Living the harvest life in St. James Parish

This is an archived article and the information in the article may be outdated. Please look at the time stamp on the story to see when it was last updated.

The end of the year is harvest time for sugar cane farmers. But, when the harvest is over, their work is just beginning.

“It’s a year-long job,” says sugar cane farmer Jerry Wood.

He broke down the job of a sugar cane farmer season-by-season:

  • January – March: Offseason repair work. “We are normally repairing or cleaning equipment that we use for harvest,” Wood adds.
  • March – end of May: Cultivation and fertilization.
  • June – August: Get the land ready for planting. Wood says he plants in August.
  • September – December: Harvest begins and usually continues until the first of the year.
  • Then, it all starts again.

When farmers harvest sugar cane, Wood says how much they harvest in a day depends on how much the processing plants can handle.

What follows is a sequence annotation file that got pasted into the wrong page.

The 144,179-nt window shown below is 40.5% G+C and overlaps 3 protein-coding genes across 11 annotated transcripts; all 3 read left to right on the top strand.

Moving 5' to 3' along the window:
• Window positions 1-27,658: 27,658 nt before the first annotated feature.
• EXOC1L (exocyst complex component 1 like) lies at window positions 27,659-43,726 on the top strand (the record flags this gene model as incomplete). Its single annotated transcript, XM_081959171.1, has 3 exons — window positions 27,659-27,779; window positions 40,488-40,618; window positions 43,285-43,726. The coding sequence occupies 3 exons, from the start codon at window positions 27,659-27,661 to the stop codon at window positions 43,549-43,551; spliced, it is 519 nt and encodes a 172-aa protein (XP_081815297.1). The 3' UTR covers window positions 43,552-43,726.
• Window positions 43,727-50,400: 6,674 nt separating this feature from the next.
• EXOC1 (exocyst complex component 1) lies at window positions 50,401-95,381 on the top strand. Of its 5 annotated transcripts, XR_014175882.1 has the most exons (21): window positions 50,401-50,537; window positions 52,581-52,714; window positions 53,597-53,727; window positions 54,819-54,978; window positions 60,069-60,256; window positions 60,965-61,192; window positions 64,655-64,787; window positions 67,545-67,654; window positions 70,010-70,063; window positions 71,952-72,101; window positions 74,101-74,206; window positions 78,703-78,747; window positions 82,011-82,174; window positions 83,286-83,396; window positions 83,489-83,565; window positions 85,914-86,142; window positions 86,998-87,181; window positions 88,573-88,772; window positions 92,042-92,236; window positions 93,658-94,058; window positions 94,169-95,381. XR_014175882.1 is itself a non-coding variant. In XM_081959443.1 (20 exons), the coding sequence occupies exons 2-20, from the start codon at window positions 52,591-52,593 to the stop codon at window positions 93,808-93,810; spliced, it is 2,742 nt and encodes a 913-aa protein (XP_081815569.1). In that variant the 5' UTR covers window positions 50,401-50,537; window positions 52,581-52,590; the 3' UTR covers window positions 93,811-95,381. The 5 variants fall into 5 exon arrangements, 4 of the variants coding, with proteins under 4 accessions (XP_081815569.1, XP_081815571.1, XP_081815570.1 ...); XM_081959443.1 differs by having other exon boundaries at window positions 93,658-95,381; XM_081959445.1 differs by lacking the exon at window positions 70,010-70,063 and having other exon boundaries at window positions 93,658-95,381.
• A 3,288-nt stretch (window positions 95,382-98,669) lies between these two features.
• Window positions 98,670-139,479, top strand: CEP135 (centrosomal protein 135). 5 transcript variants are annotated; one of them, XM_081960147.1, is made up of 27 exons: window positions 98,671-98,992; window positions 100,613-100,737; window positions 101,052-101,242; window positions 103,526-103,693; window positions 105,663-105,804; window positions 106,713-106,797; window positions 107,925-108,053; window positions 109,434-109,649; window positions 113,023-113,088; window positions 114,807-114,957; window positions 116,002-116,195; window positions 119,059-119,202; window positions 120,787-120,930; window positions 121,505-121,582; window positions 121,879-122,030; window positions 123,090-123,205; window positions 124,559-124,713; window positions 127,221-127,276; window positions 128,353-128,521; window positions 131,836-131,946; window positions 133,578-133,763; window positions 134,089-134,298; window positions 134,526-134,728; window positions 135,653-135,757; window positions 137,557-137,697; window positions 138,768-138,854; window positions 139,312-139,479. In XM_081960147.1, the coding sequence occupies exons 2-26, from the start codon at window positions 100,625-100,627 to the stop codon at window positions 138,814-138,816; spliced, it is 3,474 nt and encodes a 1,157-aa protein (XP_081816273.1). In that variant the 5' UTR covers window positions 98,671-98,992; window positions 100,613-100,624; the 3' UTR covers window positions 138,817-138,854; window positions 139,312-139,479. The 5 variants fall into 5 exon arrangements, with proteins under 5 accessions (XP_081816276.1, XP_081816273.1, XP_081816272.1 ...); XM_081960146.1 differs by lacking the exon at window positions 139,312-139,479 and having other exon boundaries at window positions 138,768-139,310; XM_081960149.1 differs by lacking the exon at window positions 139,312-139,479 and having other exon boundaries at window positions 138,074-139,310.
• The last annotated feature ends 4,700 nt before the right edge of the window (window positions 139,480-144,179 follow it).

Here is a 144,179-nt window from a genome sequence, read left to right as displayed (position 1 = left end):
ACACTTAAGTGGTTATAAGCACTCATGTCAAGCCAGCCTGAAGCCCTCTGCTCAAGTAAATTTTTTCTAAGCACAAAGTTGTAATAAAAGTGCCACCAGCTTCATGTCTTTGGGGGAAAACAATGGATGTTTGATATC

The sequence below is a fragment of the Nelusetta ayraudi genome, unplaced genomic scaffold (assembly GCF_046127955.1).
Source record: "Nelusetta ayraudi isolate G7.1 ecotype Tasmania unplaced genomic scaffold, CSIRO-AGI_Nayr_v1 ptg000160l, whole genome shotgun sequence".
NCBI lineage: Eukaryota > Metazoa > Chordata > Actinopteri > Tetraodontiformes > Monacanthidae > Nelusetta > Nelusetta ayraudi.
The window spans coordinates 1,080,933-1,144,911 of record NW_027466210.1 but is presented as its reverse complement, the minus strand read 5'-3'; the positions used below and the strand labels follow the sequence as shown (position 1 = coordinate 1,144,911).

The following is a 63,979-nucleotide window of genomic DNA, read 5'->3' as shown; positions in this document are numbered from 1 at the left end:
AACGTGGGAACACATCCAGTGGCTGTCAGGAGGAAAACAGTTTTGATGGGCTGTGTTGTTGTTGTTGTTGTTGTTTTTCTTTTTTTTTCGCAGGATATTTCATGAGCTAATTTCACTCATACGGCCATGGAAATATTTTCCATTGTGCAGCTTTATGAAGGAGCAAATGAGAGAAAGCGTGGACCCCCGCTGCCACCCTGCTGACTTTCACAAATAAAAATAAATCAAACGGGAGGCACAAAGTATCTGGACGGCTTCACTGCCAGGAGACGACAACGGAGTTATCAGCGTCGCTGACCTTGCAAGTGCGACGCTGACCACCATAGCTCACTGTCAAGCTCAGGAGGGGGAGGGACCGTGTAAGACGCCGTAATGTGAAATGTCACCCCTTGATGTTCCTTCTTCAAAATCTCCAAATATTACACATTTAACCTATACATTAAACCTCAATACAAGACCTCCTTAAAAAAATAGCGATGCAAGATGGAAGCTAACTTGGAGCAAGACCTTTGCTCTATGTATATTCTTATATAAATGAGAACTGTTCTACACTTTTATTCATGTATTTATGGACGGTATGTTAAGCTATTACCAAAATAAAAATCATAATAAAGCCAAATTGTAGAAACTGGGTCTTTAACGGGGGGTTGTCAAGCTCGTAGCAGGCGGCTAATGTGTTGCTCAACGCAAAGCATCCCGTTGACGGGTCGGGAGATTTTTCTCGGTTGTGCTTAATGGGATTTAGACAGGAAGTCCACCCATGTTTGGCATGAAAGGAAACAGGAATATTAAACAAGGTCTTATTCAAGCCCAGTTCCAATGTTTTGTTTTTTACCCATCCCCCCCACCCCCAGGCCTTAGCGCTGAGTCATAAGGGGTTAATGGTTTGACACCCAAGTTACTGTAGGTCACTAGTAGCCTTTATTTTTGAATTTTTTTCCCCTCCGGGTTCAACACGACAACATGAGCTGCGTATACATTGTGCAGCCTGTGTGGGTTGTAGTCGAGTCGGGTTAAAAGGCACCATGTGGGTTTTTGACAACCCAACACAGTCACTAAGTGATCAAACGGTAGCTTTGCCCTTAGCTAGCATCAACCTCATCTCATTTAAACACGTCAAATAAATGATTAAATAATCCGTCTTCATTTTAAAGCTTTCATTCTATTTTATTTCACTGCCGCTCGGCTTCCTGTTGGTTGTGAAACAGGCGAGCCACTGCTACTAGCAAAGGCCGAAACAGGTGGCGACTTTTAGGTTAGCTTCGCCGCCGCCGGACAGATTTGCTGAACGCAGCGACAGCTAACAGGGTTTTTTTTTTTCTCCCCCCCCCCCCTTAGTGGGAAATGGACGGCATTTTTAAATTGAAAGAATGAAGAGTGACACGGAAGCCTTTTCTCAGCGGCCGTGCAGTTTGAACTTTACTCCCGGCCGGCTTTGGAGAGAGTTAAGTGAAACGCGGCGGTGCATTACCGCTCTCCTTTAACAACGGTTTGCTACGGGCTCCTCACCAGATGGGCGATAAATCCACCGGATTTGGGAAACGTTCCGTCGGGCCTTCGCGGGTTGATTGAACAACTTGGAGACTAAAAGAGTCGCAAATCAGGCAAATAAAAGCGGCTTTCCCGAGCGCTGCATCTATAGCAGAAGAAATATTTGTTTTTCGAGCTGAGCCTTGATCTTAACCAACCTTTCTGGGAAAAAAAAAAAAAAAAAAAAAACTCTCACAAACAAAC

“Your daily delivery is set on a quarter basis where you are to deliver a certain amount of tons per day until the end of the processing season,” he says. The processing season ends around the first of the year, which is why the harvest season ends at the same time.

“We have over 27,000 acres of sugar cane here in St. James Parish,” says Mariah Simoneaux of the LSU AgCenter. “All of our farms are family farms. And, a lot of these farms have several generations of farmers that have worked there.”

With that many acres of sugar cane, there is a lot of harvesting going on in the parish. But, not as many harvesters as there once was.

“We came from a nation of farmers,” says Wood. “And, now, there are only a few of us left who are in the farming business.”

The harvest life isn’t for everyone. And, not everyone can live it.

“I think all our farmers are great,” says Simoneaux. “They’re good people. You know, a lot of them have been doing this for a very long time. so, they know what they are doing. And, they are good at it.”